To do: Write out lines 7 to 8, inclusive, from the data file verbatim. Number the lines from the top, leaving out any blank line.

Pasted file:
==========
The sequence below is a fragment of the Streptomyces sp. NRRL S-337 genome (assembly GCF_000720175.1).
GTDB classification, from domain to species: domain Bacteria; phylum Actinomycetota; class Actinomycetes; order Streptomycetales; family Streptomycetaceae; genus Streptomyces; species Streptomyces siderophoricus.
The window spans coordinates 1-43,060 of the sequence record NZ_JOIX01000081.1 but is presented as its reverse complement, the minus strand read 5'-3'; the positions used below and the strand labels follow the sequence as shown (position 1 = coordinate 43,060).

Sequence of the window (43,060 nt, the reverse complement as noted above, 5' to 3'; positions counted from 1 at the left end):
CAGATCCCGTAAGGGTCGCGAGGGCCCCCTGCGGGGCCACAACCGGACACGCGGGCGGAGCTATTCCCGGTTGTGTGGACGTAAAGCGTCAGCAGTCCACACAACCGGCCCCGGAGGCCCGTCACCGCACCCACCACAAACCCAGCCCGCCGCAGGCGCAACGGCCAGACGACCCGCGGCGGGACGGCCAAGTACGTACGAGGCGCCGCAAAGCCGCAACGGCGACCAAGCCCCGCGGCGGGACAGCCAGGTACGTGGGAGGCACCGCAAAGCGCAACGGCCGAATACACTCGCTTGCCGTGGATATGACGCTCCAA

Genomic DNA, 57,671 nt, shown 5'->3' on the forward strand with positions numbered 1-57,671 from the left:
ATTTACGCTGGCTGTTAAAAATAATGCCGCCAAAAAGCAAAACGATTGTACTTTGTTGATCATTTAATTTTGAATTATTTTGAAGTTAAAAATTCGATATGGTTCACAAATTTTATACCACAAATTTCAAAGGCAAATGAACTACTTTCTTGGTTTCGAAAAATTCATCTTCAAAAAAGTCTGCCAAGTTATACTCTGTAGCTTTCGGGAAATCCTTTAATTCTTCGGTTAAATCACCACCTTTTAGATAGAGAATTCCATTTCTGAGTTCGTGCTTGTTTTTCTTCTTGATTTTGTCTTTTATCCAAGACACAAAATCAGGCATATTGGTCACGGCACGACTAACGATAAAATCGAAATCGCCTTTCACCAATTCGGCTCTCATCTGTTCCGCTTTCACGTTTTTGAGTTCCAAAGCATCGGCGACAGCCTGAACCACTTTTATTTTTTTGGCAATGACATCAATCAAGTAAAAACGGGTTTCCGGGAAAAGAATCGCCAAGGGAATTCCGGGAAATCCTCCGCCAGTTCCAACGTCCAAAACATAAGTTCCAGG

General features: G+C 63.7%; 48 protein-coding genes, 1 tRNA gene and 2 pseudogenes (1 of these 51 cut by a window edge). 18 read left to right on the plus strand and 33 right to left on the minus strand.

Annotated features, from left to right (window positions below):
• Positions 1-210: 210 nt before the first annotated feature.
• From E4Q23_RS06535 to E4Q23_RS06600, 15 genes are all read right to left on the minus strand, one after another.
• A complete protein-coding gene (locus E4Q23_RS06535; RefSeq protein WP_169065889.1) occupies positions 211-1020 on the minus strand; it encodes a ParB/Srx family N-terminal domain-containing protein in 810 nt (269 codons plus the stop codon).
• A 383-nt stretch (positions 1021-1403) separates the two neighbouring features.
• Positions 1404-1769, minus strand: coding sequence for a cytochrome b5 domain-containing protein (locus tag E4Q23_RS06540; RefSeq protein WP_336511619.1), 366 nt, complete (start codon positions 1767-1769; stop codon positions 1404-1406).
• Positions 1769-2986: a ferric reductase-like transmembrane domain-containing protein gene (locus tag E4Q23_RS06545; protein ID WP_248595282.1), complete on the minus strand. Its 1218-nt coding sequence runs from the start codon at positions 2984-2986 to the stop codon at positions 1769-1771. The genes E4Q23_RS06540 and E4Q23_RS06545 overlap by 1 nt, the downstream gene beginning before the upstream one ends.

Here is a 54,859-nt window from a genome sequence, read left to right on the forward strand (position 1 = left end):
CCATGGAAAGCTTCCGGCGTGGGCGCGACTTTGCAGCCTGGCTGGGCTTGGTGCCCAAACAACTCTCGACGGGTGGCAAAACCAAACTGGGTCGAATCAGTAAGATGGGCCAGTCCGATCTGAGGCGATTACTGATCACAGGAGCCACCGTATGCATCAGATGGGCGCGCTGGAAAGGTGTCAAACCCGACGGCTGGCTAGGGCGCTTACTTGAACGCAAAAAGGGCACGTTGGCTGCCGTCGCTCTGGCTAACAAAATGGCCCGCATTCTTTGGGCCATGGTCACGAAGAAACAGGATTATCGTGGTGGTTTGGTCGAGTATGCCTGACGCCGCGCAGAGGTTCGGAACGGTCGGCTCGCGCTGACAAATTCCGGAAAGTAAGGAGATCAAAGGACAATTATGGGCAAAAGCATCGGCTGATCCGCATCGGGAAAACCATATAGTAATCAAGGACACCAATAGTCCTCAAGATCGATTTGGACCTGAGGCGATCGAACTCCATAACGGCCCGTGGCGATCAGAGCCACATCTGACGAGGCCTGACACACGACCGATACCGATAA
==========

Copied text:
ATTTACGCTGGCTGTTAAAAATAATGCCGCCAAAAAGCAAAACGATTGTACTTTGTTGATCATTTAATTTTGAATTATTTTGAAGTTAAAAATTCGATATGGTTCACAAATTTTATACCACAAATTTCAAAGGCAAATGAACTACTTTCTTGGTTTCGAAAAATTCATCTTCAAAAAAGTCTGCCAAGTTATACTCTGTAGCTTTCGGGAAATCCTTTAATTCTTCGGTTAAATCACCACCTTTTAGATAGAGAATTCCATTTCTGAGTTCGTGCTTGTTTTTCTTCTTGATTTTGTCTTTTATCCAAGACACAAAATCAGGCATATTGGTCACGGCACGACTAACGATAAAATCGAAATCGCCTTTCACCAATTCGGCTCTCATCTGTTCCGCTTTCACGTTTTTGAGTTCCAAAGCATCGGCGACAGCCTGAACCACTTTTATTTTTTTGGCAATGACATCAATCAAGTAAAAACGGGTTTCCGGGAAAAGAATCGCCAAGGGAATTCCGGGAAATCCTCCGCCAGTTCCAACGTCCAAAACATAAGTTCCAGG

General features: G+C 63.7%; 48 protein-coding genes, 1 tRNA gene and 2 pseudogenes (1 of these 51 cut by a window edge). 18 read left to right on the plus strand and 33 right to left on the minus strand.